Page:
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Study Roundup: Bicycling? Wear a Helmet

A study from researchers Toronto find that bicycle helmets help prevent fatal head injuries.

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A bicycle helmet-- by Nina Lincoff

The Gist

In 2010, 618 cyclists died in the United States, and 52,000 suffered injuries. In Canada, one cyclist dies every week. As it turns out, staying safe while cycling may not be easy as, well, getting back on a bicycle.

There is, however, at least one thing cyclists can do to make their rides just a bit safer. And it’s nothing special: it’s called a helmet. 

Researchers from Toronto studied 129 cycling fatalities and found that not wearing a helmet while cycling increased the risk of dying from a fatal head injury. The study was published earlier this week in the Canadian Medical Association Journal. Previous studies have confirmed that helmets are also effective in preventing non-fatal head injuries. The real question it seems to be, why isn’t everyone wearing a helmet?

The Expert Take

Author of the study Navindra Persaud, M.D., M.Sc., of St. Michael’s Hospital says that he hopes these findings will increase awareness about safe cycling practices and motivate public policy for requiring helmet use. 

“We’re trying to raise awareness to speak to the benefits of wearing a helmet and we hope that others will raise awareness as well,” said Persaud in an interview with Healthline. “We hope that consideration will be given to tax breaks for people that will buy helmets.” In some areas, safe bicycling practices are already in place. In Ontario, minors under 18 years old are required to wear helmets. The next step, says Persaud, is to put laws in place that require people of all ages to wear helmets.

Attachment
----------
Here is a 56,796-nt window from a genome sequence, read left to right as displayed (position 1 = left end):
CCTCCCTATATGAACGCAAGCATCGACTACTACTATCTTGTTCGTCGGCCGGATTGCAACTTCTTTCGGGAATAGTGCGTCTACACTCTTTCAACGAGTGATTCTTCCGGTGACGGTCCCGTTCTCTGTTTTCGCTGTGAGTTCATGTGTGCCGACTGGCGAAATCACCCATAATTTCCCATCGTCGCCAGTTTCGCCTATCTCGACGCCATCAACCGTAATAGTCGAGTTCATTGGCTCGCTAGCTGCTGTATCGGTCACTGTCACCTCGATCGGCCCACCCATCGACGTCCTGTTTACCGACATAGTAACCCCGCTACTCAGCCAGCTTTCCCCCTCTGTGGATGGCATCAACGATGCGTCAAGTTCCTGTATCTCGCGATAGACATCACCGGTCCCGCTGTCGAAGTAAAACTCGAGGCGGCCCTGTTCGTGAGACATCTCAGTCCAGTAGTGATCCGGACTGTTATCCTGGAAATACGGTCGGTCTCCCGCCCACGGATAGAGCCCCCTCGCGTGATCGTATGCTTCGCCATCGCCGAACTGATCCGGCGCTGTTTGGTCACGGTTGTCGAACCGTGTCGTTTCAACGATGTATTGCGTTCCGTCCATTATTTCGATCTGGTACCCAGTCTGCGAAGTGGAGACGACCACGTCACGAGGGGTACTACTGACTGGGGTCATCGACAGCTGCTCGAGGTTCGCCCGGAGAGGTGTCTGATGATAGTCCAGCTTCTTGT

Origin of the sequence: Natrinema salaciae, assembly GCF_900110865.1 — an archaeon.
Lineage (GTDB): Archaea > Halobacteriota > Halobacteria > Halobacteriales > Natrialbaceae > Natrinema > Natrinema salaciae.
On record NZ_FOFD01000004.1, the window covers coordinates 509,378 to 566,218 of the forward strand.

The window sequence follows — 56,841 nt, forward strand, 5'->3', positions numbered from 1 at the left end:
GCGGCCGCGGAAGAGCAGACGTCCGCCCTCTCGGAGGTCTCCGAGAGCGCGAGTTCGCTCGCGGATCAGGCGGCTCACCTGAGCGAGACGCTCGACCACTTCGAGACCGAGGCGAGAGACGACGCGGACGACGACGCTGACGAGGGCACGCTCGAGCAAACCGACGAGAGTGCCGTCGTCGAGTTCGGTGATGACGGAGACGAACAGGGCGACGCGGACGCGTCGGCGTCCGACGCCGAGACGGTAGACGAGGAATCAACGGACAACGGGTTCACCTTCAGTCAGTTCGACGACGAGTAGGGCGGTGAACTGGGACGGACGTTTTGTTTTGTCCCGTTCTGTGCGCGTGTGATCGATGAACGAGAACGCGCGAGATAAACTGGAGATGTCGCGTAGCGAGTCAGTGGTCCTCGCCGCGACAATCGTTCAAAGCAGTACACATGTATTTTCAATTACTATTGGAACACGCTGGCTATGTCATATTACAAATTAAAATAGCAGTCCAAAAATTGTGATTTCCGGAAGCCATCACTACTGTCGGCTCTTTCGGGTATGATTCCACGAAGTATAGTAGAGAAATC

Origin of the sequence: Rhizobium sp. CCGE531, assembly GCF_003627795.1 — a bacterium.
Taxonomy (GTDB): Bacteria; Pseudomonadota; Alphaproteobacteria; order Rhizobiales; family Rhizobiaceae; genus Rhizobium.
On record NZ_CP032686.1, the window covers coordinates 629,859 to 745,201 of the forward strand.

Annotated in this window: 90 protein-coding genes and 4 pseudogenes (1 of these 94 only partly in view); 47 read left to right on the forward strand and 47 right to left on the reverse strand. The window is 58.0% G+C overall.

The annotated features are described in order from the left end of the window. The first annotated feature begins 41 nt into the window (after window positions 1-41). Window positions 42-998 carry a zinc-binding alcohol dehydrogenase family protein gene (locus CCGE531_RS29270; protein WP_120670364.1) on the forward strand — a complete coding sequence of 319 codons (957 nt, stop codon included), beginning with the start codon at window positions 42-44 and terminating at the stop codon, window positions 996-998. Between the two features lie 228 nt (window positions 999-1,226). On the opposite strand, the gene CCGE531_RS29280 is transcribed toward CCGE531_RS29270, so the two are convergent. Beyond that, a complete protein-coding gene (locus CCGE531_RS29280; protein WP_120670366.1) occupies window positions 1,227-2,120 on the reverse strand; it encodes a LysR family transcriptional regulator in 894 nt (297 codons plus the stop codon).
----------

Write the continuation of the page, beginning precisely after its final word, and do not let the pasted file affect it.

With findings that show the effectiveness of bicycle helmets in preventing fatal injuries, that shouldn’t be hard. Persaud himself bikes to work occasionally, and yes, he does wear a helmet.

The Bottom Line

Regardless of age, wear a helmet.

Of the 129 fatalities studied, 88 percent were over the age of 18, which implies that laws requiring minors to wear helmets are effective. “I think that these findings will encourage people to wear helmets and encourage public policy for wearing helmets,” said Persaud. While bicycling infrastructure, such as safe bike lanes and bike sharing and repair programs certainly ensure greater safety for cyclists, wearing a helmet is an easy thing cyclists can do on their own for a safer ride. The researchers did not have information on which types of headgear the cyclists were using, or best helmet practices.

Source and Method

Persaud and his team studied data from the coroner’s review of 129 cycling fatalities that occurred between January 2006 and December 2010. Their focus was on any head-related fatality which included traumatic head injury, close head injury, craniocerebral trauma, etc. The control for the study were deaths not cause by head injury.

The 129 fatalities covered cyclists young and old, ranging from 10 to 83 years in age. Of these fatalities, 86 percent were men and 77 percent were caused by motor vehicle collision, while the rest were largely caused by severe falls. Helmets were effective in preventing death by head injury in both minors and adults. 

Other Research

In 2000, the University of Washington released findings showing that helmets help prevent head injury. At the time, around 900 cyclists were dying annually in the United States. The decrease in cycling fatalities corresponds with raised helmet awareness over the last decade. 

The Centers for Disease Controla and Prevention also recommend wearing a bicycle helmet for safer cycling.

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Tags: Awareness , Latest Studies & Research

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The Healthline Editorial team writes about the latest health news, policy, and research.

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